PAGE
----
This week marks the 60th anniversary of the death of Henrietta Lacks, a woman whose cells changed the world. Her amazing story was chronicled in the book The Immortal Life of Henrietta Lacks, and its author, Rebecca Skloot, stopped by Strombo last season to discuss Henrietta's impact on modern medicine.
Back in 1951, Henrietta was a poor African-American woman dying of cancer inside Johns Hopkins Hospital in Baltimore. During her time there scientists took some of her cells without her knowledge, a common practice at the time.
But there was nothing common about Henrietta's cells. They multiplied and multiplied. In fact, they never stopped. They became the first "immortal" human cells grown in a lab. And they're still alive today. But that's not all. Her cells have become one of the most important tools in medicine, being essential to cancer research and developing the polio vaccine, advances in gene mapping, cloning and in-vitro fertilization. "Every single one of us has personally benefited from these cells," Skloot said. "And most people just have no idea."
The cells have also made people money. Lots and lots of money. "We have these multi-billion-dollar companies based on buying and selling cells," Skloot explained. Yet Henrietta's family never saw any of the profits. Some can't even afford health-care treatments made possible by their mother's cells. They also became part of the story, as scientists came and examined her children and released medical records, and journalists began to ask questions — all without the family's permission.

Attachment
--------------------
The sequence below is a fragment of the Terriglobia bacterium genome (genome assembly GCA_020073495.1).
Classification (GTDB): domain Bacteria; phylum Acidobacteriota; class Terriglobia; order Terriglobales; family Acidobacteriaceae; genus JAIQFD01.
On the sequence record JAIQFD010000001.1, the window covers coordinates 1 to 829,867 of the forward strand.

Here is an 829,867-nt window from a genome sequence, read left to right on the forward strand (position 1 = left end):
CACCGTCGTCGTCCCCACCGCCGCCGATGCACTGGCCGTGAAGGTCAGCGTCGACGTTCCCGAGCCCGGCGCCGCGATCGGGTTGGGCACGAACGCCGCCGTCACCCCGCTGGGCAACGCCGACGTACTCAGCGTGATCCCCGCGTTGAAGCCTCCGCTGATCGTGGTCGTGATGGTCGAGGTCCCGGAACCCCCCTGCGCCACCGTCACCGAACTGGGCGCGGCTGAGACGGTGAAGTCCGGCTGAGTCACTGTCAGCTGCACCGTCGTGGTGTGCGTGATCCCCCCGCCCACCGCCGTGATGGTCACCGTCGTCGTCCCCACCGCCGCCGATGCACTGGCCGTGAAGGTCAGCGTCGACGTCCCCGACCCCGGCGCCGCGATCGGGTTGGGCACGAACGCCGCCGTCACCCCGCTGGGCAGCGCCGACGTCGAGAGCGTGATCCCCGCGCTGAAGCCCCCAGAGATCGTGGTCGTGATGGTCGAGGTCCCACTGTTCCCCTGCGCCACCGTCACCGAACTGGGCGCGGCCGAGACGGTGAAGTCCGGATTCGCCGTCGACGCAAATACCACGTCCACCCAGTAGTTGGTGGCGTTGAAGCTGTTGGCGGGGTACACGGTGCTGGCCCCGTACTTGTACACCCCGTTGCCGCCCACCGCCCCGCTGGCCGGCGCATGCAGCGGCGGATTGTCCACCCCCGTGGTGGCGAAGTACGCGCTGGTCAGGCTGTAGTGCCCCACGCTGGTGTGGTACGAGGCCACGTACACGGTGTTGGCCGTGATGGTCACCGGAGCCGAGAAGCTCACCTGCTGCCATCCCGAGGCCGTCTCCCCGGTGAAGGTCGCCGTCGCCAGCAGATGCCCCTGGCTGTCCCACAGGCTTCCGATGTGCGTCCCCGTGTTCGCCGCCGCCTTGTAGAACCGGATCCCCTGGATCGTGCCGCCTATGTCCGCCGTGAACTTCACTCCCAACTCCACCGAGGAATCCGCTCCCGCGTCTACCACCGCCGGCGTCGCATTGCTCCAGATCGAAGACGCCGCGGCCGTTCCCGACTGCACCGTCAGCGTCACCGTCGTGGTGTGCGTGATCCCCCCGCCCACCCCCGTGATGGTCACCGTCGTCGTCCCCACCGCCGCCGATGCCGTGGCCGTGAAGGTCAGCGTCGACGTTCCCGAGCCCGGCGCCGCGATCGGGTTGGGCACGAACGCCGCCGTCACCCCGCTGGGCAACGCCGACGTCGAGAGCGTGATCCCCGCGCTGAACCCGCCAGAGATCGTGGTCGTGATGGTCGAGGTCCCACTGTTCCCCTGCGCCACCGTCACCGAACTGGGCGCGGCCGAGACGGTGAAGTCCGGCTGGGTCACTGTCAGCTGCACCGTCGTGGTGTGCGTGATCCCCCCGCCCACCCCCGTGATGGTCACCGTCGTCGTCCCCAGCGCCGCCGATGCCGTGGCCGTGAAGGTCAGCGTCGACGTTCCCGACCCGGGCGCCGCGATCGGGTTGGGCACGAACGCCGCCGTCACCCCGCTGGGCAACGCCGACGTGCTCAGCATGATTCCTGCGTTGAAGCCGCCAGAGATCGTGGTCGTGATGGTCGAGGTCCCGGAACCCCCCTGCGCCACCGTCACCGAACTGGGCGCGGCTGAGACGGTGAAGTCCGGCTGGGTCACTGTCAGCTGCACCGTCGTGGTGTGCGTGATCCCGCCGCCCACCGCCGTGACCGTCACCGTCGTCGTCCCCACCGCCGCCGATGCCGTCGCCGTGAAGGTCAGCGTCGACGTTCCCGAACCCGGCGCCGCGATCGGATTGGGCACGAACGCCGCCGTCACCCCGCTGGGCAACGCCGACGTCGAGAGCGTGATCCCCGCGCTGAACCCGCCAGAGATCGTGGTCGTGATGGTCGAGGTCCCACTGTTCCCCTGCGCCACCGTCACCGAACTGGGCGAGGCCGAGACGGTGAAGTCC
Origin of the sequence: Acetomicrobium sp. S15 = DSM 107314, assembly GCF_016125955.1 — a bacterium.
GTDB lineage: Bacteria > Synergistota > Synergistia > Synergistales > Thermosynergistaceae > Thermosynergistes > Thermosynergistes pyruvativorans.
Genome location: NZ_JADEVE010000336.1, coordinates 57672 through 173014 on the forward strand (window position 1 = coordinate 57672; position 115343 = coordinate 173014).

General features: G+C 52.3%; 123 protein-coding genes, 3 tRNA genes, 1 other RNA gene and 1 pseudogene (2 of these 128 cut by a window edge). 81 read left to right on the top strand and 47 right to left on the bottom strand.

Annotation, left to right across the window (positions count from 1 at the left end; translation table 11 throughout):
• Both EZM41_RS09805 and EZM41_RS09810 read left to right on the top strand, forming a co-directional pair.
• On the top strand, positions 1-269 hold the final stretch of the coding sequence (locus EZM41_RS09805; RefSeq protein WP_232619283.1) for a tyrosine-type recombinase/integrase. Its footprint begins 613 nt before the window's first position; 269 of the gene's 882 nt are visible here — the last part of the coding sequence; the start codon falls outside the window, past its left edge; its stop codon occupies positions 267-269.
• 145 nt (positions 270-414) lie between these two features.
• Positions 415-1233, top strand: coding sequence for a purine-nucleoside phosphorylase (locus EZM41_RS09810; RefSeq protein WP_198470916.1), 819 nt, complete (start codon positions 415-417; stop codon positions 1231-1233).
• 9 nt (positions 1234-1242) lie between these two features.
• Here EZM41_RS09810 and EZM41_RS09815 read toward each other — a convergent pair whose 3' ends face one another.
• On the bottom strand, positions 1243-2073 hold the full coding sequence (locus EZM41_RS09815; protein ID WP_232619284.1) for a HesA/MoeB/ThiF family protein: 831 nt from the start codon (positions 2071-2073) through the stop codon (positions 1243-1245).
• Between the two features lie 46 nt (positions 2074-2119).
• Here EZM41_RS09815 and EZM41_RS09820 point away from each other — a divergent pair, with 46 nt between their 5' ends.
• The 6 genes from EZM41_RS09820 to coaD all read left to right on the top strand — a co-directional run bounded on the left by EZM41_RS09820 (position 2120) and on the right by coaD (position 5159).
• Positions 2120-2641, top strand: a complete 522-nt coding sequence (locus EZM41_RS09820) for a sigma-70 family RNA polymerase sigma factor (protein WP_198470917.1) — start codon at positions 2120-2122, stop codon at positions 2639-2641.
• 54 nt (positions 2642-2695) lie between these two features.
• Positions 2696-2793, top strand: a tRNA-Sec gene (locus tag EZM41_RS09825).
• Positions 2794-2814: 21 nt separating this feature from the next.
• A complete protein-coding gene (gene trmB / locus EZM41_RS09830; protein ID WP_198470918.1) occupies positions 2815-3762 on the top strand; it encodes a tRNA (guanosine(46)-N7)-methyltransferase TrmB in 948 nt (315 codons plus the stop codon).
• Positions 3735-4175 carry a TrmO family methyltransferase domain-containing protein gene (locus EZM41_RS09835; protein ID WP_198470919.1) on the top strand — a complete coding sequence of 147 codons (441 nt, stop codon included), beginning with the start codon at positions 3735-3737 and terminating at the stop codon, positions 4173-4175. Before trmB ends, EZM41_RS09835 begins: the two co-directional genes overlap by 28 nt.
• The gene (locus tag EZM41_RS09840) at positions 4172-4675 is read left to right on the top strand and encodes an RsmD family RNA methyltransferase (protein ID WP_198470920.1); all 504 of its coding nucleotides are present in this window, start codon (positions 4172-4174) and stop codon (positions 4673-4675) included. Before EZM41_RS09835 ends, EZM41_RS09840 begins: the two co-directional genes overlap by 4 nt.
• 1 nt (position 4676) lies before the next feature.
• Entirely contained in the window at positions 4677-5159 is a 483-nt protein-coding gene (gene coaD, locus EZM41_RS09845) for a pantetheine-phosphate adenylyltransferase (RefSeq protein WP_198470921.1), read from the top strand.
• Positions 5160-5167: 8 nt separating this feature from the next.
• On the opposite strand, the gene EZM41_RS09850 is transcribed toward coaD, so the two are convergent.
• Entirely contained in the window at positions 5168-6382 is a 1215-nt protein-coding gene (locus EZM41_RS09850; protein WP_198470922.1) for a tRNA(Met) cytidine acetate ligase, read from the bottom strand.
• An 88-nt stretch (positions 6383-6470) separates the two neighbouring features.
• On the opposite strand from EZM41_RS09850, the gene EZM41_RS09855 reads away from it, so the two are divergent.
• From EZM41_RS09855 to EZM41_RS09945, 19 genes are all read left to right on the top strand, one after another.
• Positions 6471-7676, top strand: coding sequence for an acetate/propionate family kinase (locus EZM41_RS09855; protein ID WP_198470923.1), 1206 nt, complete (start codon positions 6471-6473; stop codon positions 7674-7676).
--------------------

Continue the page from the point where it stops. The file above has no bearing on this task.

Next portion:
The family has come to terms with what happened to Henrietta. "They are proud of the cells," Skloot said. "They feel that Henrietta was chosen as an angel to come back and take care of people." But that doesn't excuse what happened. And Skloot feels that telling their story is the one way to help make things right.
The Immortal Life of Henrietta Lacks
by Rebecca Skloot
Buy this book at:
From the publisher:
"Her name was Henrietta Lacks, but scientists know her as HeLa. She was a poor Southern tobacco farmer who worked the same land as her slave ancestors, yet her cells — taken without her knowledge — became one of the most important tools in medicine. The first "immortal"human cells grown in culture, they are still alive today, though she has been dead for more than sixty years. If you could pile all HeLa cells ever grown onto a scale, they'd weigh more than 50 million metric tons — as much as a hundred Empire State Buildings.HeLa cells were vital for developing the polio vaccine; uncovered secrets of cancer, viruses, and the atom bomb's effects; helped lead to important advances like in vitro fertilization, cloning,and gene mapping; and have been bought and sold by the billions.
Yet Henrietta Lacks remains virtually unknown, buried in an unmarked grave..."